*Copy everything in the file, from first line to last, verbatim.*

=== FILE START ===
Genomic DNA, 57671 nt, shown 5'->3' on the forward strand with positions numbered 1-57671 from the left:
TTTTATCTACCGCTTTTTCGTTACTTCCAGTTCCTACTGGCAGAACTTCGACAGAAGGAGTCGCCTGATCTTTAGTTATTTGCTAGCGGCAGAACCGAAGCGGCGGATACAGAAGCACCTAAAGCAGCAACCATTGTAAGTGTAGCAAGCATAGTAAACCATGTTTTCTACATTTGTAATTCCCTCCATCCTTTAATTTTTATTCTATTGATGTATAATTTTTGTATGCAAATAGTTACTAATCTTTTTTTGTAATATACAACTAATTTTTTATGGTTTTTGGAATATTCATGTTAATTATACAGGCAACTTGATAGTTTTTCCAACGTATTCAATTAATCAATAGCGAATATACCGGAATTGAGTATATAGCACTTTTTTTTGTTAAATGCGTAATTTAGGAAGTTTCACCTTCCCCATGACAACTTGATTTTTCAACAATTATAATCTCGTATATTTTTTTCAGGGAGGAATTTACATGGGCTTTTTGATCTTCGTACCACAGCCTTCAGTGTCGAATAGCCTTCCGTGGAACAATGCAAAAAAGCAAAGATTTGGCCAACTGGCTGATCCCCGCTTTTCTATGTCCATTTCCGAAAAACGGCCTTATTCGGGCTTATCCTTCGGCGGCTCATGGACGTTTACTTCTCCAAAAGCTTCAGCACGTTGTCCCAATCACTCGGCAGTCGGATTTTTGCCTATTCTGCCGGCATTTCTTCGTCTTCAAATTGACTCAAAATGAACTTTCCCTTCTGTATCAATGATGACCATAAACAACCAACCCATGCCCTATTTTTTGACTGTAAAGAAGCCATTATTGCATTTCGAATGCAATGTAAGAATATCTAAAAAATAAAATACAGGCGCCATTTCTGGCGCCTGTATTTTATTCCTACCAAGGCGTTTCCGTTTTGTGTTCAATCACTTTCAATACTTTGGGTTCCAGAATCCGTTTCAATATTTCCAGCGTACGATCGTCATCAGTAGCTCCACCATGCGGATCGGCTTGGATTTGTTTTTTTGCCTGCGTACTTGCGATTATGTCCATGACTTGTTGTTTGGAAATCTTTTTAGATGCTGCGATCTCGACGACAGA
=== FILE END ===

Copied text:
Genomic DNA, 57671 nt, shown 5'->3' on the forward strand with positions numbered 1-57671 from the left:
TTTTATCTACCGCTTTTTCGTTACTTCCAGTTCCTACTGGCAGAACTTCGACAGAAGGAGTCGCCTGATCTTTAGTTATTTGCTAGCGGCAGAACCGAAGCGGCGGATACAGAAGCACCTAAAGCAGCAACCATTGTAAGTGTAGCAAGCATAGTAAACCATGTTTTCTACATTTGTAATTCCCTCCATCCTTTAATTTTTATTCTATTGATGTATAATTTTTGTATGCAAATAGTTACTAATCTTTTTTTGTAATATACAACTAATTTTTTATGGTTTTTGGAATATTCATGTTAATTATACAGGCAACTTGATAGTTTTTCCAACGTATTCAATTAATCAATAGCGAATATACCGGAATTGAGTATATAGCACTTTTTTTTGTTAAATGCGTAATTTAGGAAGTTTCACCTTCCCCATGACAACTTGATTTTTCAACAATTATAATCTCGTATATTTTTTTCAGGGAGGAATTTACATGGGCTTTTTGATCTTCGTACCACAGCCTTCAGTGTCGAATAGCCTTCCGTGGAACAATGCAAAAAAGCAAAGATTTGGCCAACTGGCTGATCCCCGCTTTTCTATGTCCATTTCCGAAAAACGGCCTTATTCGGGCTTATCCTTCGGCGGCTCATGGACGTTTACTTCTCCAAAAGCTTCAGCACGTTGTCCCAATCACTCGGCAGTCGGATTTTTGCCTATTCTGCCGGCATTTCTTCGTCTTCAAATTGACTCAAAATGAACTTTCCCTTCTGTATCAATGATGACCATAAACAACCAACCCATGCCCTATTTTTTGACTGTAAAGAAGCCATTATTGCATTTCGAATGCAATGTAAGAATATCTAAAAAATAAAATACAGGCGCCATTTCTGGCGCCTGTATTTTATTCCTACCAAGGCGTTTCCGTTTTGTGTTCAATCACTTTCAATACTTTGGGTTCCAGAATCCGTTTCAATATTTCCAGCGTACGATCGTCATCAGTAGCTCCACCATGCGGATCGGCTTGGATTTGTTTTTTTGCCTGCGTACTTGCGATTATGTCCATGACTTGTTGTTTGGAAATCTTTTTAGATGCTGCGATCTCGACGACAGA